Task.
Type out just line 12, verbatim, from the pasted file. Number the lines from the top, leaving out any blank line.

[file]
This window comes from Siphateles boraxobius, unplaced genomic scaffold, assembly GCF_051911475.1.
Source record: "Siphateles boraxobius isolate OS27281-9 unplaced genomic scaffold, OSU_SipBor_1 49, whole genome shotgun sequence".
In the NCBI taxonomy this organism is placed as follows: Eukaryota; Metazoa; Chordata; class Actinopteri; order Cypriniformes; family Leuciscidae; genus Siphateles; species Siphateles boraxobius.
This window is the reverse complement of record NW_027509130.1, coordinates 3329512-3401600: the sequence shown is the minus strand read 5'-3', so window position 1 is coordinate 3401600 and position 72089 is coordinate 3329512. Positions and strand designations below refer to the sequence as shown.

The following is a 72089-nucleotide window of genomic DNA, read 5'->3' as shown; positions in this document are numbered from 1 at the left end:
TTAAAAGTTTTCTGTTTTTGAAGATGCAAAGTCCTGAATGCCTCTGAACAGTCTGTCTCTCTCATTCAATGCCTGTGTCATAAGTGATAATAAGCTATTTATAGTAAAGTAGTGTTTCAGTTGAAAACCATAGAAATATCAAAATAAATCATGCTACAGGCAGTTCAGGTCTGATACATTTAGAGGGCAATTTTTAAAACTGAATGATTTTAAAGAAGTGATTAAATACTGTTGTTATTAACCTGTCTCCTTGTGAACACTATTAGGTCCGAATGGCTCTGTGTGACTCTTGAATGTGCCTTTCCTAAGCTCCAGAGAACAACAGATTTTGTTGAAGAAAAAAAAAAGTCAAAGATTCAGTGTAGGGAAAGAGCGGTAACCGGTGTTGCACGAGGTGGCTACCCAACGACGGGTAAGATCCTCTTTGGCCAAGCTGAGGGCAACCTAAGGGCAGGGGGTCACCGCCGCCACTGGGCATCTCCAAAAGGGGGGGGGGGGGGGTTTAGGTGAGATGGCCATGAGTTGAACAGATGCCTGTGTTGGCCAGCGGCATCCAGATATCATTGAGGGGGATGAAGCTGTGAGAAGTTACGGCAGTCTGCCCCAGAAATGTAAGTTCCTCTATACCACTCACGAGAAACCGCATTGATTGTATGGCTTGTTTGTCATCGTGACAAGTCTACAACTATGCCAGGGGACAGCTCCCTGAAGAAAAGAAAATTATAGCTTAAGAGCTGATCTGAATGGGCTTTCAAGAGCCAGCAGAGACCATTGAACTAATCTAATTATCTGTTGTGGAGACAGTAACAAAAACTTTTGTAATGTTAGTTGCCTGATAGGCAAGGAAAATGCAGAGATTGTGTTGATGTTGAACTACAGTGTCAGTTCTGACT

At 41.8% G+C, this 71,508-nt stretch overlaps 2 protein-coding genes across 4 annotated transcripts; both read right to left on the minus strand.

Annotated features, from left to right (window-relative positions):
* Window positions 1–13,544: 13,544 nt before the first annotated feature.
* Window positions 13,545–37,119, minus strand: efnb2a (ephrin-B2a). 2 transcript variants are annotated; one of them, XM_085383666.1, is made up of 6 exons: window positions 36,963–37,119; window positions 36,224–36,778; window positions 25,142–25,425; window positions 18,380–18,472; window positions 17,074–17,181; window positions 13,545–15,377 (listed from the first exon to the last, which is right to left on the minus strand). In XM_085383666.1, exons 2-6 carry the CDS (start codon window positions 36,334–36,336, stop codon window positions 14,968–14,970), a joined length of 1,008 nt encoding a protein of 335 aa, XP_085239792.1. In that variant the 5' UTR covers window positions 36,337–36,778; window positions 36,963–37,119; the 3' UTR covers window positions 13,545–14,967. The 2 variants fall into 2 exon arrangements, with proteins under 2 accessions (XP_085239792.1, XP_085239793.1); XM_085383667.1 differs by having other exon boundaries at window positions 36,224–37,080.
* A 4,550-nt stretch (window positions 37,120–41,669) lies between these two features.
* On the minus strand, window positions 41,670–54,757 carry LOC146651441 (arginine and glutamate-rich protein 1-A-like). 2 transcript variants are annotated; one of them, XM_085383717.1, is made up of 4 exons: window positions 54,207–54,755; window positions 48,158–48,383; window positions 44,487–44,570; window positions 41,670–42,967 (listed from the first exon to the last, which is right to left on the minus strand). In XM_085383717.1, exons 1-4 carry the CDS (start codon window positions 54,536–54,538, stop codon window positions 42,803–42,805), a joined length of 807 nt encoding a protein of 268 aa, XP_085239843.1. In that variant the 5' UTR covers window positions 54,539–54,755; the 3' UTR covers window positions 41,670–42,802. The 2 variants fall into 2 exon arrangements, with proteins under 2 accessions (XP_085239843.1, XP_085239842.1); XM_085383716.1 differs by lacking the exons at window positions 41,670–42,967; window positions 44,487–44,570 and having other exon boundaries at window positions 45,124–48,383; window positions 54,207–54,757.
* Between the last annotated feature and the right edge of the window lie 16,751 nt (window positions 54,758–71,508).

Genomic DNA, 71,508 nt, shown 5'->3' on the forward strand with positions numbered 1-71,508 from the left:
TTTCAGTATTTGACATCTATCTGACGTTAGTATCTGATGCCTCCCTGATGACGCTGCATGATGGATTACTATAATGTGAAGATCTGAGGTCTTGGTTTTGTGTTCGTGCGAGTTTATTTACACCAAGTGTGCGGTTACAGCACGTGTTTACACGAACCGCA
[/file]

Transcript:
* On the minus strand, window positions 41,670–54,757 carry LOC146651441 (arginine and glutamate-rich protein 1-A-like). 2 transcript variants are annotated; one of them, XM_085383717.1, is made up of 4 exons: window positions 54,207–54,755; window positions 48,158–48,383; window positions 44,487–44,570; window positions 41,670–42,967 (listed from the first exon to the last, which is right to left on the minus strand). In XM_085383717.1, exons 1-4 carry the CDS (start codon window positions 54,536–54,538, stop codon window positions 42,803–42,805), a joined length of 807 nt encoding a protein of 268 aa, XP_085239843.1. In that variant the 5' UTR covers window positions 54,539–54,755; the 3' UTR covers window positions 41,670–42,802. The 2 variants fall into 2 exon arrangements, with proteins under 2 accessions (XP_085239843.1, XP_085239842.1); XM_085383716.1 differs by lacking the exons at window positions 41,670–42,967; window positions 44,487–44,570 and having other exon boundaries at window positions 45,124–48,383; window positions 54,207–54,757.